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Cane Corso as a Guard Dog – Need or a Want?

Beware of Cane Corso Dog

Cane Corso as a Guard Dog

Hello John.

My question is, we are looking at getting a Cane Corso this weekend in a couple days. We have a choice of a male or female. My dilemma is, we have two dachshunds. My boy is 12.5 years old and our female is 6 years old. We want a Cane Corso to be our family guard dog and defence for my wife who isn’t very big. How will the female or male interact with the Dachshunds? With proper training can they be trusted to be alone with them? Would a female be better than a male with them?

Your advice is appreciated.


Hi Robert,

While being a “family guard dog and defense for my wife” is a common enough reason to get a Cane Corso, I can’t say it’s the best or even a very good reason for getting one and rarely in my experience does it pan out that there is an actual need. Maybe it’s different for you, on the basis of your email I can’t say but on the law of averages based on my considerable past experience with owners of Cane Corso and similar breeds I can say my response regarding very few people needing the guarding power of a Cane Corso ever do and in the end many regret it and the dog pays a heavy price. So I’m suggesting give this some careful thought.

The man stopping power of a Cane Corso is not something to be trifled with. It’s not like buying a gun, it’s more like buying a gun – with a brain. A very big, very powerful gun – with a brain. As a result, the level of obedience the dog’s owner should expect from the dog is far greater than one might expect from a couple of Dachshunds and few companion dog owners have the desire and/or the time to achieve that level.

Cane Corso

Cane Corso

Before committing to a Cane Corso (and trust me by the time that dog enters adulthood you’ll know what I mean when I say it is a commitment) ask yourself,

1.  How many of the people walking by my property, on to my property or through my door in the last 12 months required the man stopping power of an engaged Cane Corso?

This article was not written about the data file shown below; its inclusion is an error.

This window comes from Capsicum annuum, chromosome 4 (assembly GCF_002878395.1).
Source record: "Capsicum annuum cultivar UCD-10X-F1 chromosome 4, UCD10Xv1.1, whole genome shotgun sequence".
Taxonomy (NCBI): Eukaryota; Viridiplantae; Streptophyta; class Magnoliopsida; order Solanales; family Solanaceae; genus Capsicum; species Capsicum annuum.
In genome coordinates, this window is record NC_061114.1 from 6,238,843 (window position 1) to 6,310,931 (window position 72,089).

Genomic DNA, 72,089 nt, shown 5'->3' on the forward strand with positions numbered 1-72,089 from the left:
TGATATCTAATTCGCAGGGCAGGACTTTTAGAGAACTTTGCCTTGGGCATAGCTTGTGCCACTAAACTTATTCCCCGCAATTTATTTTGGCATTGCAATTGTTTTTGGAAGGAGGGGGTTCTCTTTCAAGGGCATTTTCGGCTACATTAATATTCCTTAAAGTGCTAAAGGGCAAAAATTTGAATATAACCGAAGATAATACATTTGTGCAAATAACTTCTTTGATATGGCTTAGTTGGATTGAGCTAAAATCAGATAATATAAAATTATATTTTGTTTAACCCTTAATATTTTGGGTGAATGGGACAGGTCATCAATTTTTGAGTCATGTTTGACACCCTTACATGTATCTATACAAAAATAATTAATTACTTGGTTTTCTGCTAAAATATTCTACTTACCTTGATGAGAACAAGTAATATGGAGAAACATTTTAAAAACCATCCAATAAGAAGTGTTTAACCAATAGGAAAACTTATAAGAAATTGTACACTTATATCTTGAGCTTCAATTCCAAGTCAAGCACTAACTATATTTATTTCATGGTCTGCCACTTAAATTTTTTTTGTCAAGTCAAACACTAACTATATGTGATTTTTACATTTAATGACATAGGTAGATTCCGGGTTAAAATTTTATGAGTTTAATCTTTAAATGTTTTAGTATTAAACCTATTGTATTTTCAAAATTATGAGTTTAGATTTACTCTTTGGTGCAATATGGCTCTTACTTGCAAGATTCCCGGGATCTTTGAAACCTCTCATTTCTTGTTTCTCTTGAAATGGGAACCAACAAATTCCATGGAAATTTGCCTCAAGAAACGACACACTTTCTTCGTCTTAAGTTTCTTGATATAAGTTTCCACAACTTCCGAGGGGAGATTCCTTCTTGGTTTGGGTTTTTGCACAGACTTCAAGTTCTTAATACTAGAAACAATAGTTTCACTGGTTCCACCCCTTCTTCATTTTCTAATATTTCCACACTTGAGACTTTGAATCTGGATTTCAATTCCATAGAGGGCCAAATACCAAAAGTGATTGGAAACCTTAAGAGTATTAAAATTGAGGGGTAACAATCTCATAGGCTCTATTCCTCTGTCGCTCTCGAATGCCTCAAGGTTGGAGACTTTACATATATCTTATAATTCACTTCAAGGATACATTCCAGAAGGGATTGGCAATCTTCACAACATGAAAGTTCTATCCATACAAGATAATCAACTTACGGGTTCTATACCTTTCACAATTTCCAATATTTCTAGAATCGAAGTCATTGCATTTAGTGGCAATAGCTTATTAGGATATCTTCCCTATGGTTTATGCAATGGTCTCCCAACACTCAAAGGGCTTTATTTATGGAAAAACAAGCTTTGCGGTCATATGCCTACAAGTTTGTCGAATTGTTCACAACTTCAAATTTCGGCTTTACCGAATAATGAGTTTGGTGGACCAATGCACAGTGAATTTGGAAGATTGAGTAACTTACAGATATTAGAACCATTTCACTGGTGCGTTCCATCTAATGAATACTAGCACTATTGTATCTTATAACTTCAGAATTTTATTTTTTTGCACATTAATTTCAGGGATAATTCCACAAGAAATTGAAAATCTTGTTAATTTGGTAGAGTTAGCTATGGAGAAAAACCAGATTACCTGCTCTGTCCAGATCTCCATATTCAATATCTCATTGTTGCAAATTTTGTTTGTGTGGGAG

You could also look at your track record with the Dachshunds to get a sense of what you might expect your obedience success might be with the much larger and potentially miffed at a friend that shows up at your door unexpectedly Cane Corso?

2.  Will your Dachshunds, when asked to stay do so without the need for treats or your monitoring their every twitch long enough for you to make a cup of coffee?

3.  Do your Dachshunds come when called around any distraction?

4.  Do your Dachshunds keep the leash loose regardless of distractions?

Finally, ask yourself,

5.  Do I really need a family guard dog or do I need the presence of a dog to act as an alarm and as a deterrent?

Cane Corso Puppy Need To Know

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I have to wonder if 99 out of 100 Cane Corso owners that think they need a dog with the guarding/man stopping potential of a Cane Corso – actually have a need for that level of dog and can they demonstrate even basic control over their Cane Corso in a non-guarding context let alone when he or she goes into protection mode. (Just in case anyone is wondering, I actually don’t have to wonder – they don’t.) Any idiot can let a dog’s genetics go with the flow but it takes a responsible dog owner to know how to channel that flow and upon occasion brings it to a “grass stains on the pads of the feet – stop and recall”.

Don’t get me wrong. I’m not slamming the breed nor responsible Cane Corso owners. I really like the breed and I don’t think you need to have to be public enemy number one or live in a high crime area or be a boar hunter to own one but before you bring a gun with a brain into your life you owe it to yourself, your neighbours, visiting friends and the dog itself to really ask yourself if you have what it takes of the next 10+ years to assume the responsibility that is the reality (or should be) of being a Cane Corso owner.

People new to, or inexperienced with the breed often get miffed when I write about the Cane Corso and similar breeds in such a matter of fact way – but frankly, I could care less any more. Sadly the number of people that understand the breed and are willing to make the commitment to obedience etc. are now outnumbered by those thinking it’s not the dog, it’s the owner while ironically not realizing that they are in fact one of “those owners” that dooms a breed to infamy.

Far too many of these dogs are being euthanized because of this very sort of Cane Corso dog owner.

If the Cane Corso is the right match for you I wouldn’t be worried about the two Dachshunds as long as you’re doing your part. The biggest risk to them is typically accidental injury during play because of the disproportionate sizes. Gender can impact attitude but there are a lot of variables that could mess up any prediction. I’d need to know more about the dogs.

John Wade
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